Sutton and Mole Valley Lines
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|Sutton & Mole Valley Lines|
|Type||Commuter rail, Suburban rail|
South East England
|Operator(s)||First Capital Connect
South West Trains
|Rolling stock||Class 319
Class 377 "Electrostar"
|Track gauge||1,435 mm (4 ft 8 1⁄2 in) standard gauge|
|Electrification||750 V DC third rail|
The Sutton & Mole Valley Lines are a group of railway lines constructed between 1847 and 1868 by the London, Brighton and South Coast Railway, the London and South Western Railway and the LBSCR-sponsored Horsham, Dorking and Leatherhead Railway.
The scheduled services run along the Sutton and Mole Valley Line include the commuter services in south London, Surrey and West Sussex operated by Southern, usually from London Victoria to Horsham via Sutton and Dorking. Some Southern services in peak hours on this line diverge at Leatherhead and (via the New Guildford Line) serve Effingham Junction and Guildford. They also terminate at London Bridge instead of London Victoria, and additionally call at West Croydon.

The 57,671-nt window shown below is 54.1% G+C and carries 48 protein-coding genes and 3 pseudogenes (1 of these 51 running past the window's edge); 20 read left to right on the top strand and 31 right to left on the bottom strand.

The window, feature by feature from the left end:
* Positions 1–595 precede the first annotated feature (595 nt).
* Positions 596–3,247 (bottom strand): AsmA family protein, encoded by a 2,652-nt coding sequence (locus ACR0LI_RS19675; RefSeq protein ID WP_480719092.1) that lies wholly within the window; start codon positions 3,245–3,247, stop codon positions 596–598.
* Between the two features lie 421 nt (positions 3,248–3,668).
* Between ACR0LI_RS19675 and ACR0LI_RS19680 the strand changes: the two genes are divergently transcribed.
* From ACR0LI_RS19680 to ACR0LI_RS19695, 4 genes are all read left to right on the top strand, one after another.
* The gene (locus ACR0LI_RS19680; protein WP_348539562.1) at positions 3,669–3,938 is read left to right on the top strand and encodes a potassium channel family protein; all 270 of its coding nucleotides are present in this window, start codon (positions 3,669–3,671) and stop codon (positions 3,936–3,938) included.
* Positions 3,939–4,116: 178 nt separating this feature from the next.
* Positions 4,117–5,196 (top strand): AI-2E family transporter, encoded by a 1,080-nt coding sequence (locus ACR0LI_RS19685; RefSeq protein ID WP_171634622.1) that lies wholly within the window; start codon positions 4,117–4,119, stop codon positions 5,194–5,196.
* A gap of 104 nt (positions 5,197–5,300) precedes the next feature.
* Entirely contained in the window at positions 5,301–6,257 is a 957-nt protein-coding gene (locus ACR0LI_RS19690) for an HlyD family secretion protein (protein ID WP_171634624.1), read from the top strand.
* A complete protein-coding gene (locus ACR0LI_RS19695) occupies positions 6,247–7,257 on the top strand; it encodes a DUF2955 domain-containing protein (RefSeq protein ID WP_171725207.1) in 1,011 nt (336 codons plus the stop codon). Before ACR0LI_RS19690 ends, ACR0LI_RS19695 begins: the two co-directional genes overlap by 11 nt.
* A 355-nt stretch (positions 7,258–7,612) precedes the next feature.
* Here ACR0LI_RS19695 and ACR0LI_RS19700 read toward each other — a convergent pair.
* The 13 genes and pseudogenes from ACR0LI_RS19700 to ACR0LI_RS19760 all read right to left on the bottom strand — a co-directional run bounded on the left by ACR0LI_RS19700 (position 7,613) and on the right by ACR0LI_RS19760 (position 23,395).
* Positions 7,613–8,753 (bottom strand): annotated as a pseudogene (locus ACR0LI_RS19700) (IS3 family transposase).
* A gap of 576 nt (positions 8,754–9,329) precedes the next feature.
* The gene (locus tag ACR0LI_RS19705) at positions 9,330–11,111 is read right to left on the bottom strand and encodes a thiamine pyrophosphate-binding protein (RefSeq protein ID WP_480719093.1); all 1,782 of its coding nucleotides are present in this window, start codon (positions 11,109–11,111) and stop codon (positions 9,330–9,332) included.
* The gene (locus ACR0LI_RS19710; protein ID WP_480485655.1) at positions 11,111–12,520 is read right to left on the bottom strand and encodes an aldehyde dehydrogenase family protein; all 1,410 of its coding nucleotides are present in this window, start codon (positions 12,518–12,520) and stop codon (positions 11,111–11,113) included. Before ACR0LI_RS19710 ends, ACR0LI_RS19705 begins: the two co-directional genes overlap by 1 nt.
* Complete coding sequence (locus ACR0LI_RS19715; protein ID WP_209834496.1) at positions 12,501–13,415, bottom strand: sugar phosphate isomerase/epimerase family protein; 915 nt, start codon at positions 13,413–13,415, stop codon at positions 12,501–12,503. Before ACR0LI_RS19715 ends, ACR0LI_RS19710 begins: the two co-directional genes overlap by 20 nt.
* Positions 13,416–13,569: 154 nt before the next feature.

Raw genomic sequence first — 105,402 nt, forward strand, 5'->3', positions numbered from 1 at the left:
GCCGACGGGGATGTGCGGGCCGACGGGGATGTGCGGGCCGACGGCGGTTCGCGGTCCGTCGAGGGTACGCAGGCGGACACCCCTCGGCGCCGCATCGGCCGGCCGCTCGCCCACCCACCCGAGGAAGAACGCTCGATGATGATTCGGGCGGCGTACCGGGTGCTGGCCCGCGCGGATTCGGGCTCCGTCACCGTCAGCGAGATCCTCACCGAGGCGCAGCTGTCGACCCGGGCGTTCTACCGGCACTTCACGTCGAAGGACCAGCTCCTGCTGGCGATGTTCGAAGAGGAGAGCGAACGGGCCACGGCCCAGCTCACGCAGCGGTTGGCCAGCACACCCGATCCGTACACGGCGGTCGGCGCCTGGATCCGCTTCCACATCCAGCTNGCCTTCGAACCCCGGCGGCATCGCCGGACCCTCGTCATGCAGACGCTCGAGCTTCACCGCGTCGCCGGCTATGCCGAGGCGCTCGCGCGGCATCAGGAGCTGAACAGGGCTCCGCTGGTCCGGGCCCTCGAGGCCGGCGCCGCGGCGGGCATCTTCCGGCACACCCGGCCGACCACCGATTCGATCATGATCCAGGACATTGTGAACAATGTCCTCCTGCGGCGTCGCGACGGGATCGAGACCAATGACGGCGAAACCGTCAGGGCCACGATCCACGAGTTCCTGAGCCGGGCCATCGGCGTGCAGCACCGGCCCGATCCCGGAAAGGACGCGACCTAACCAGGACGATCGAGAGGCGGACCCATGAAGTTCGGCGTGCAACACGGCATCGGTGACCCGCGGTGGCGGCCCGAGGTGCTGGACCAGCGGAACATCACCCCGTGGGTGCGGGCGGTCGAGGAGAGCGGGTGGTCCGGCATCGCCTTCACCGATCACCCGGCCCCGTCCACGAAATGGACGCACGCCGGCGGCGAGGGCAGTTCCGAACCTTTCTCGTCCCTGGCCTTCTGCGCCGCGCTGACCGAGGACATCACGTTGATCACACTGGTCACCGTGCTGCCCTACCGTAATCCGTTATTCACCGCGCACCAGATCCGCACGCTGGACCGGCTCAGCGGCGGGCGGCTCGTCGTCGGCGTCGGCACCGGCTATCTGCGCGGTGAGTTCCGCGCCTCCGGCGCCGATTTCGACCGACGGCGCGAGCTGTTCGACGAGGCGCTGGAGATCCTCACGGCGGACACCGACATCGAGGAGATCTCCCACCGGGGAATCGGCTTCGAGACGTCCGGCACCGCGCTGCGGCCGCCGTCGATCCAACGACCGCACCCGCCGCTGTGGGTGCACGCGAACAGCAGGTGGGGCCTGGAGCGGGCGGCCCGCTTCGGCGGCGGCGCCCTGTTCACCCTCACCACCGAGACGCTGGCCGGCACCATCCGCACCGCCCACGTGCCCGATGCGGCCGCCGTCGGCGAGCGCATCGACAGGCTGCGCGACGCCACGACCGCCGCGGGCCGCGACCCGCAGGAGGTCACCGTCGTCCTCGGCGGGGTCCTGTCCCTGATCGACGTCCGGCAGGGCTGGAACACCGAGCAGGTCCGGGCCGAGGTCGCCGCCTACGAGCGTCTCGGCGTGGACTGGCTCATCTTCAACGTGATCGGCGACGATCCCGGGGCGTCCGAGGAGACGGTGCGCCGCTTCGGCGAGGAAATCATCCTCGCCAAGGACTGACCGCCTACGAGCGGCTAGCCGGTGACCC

South West Trains operates services between London Waterloo and Leatherhead via Raynes Park and Epsom. Half of these services continue along the main line to Dorking, while others run to Guildford via Bookham and Effingham Junction.
Technical information 
The line from Raynes Park to Horsham via Epsom and Dorking (including the Bookham Branch) is known to commuters as the Mole Valley Line (seven out of the fifteen stations on this route are situated in the Surrey district of Mole Valley). The full title Sutton and Mole Valley Lines is used for the lines north of Epsom via Sutton. Confusingly, all of the commuter services run by Southern which terminate or call at Sutton are, regardless of origin or destination, branded as Sutton and Mole Valley Line services.